The drain of natural resources is another example. Water is a public good, and is rapidly becoming a scarce resource. The Guardian brings us comments on the Fresh Water Report, showing the impact of privatization: “Over 30 years on from water privatisation, with widespread urbanisation and agricultural intensification, a fresh approach – including potential reform of water regulators – is needed,” the report says. “With levels of trust in water companies impacted by repeated reports of pollution and profiteering, both public and water practitioners want more transparency and assurance that companies are acting in the interest of society and the environment.” 5

Only 14% of the rivers in the UK are “in good ecological status”. The logic is simple: when water management is privatized, selling water is good business, and sewage treatment is a cost. We face similar issues in São Paulo, where partly privatized water management company Sabesp maximizes sales of water, but keeps sewage treatment low. Paris has shown the way, with public management of water and sewage restored. Balanced interests.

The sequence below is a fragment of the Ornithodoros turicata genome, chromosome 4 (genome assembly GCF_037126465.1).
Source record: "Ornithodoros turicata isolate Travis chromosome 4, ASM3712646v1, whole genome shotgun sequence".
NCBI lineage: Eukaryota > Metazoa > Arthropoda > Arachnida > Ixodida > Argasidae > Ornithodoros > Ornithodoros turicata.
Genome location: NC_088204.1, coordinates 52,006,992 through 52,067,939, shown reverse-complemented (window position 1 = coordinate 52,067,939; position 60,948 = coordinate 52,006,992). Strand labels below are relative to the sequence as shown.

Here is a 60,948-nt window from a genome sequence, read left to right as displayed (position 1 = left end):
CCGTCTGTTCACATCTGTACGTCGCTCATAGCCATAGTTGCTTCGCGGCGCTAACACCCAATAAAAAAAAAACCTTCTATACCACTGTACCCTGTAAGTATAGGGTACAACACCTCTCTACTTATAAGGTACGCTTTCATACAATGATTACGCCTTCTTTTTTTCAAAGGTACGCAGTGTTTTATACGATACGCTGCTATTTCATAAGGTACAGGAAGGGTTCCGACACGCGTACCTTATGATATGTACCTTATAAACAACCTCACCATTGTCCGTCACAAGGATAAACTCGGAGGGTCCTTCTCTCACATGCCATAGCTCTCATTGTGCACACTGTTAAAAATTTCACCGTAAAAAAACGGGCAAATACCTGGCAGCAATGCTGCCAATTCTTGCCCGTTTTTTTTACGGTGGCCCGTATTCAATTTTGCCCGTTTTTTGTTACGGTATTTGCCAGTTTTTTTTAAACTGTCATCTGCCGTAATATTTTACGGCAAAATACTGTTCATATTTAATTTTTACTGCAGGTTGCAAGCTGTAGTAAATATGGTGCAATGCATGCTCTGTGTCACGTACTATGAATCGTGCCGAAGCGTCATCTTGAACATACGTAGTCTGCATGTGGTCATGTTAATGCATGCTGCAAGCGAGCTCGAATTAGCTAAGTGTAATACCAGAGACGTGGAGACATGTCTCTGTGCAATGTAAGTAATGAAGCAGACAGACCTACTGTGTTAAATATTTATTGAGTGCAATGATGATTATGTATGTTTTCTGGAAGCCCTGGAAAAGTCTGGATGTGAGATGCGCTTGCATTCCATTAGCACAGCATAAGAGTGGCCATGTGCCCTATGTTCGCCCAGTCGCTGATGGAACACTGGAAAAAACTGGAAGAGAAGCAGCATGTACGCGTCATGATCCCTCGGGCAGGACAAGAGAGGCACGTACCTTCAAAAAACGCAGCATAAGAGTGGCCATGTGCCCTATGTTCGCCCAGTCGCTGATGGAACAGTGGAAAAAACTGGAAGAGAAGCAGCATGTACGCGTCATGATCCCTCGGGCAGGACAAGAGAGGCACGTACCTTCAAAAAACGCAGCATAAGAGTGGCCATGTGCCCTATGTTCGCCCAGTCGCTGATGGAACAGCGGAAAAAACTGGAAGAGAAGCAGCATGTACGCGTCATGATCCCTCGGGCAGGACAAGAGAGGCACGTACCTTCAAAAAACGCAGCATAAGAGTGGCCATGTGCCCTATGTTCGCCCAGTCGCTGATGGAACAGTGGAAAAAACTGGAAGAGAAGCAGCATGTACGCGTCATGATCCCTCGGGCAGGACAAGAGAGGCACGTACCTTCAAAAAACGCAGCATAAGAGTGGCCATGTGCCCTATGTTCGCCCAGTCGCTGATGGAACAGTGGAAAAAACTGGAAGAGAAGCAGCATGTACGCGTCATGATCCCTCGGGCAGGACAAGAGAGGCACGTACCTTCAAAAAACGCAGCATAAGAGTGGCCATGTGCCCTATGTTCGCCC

These are just a few examples. But the overall impact is dramatic. Oxfam presents the impact on sustainability: “Since 2020, the richest five men in the world have doubled their fortunes. During the same period, almost five billion people globally have become poorer. Hardship and hunger are a daily reality for many people worldwide. At current rates, it will take 230 years to end poverty, but we could have our first trillionaire in 10 years. A huge concentration of global corporate and monopoly power is exacerbating inequality economy-wide. Seven out of ten of the world’s biggest corporations have either a billionaire CEO or a billionaire as their principal shareholder. Through squeezing workers, dodging taxes, privatizing the state, and spurring climate breakdown, corporations are driving inequality and acting in the service of delivering ever-greater wealth to their rich owners.” 6

In Brazil, for a population of 203 million, we have 33 million going hungry, and 125 in food insecurity. What we produce is equivalent to over four kilos of grain per person a day. Couldn’t we at least feed the children?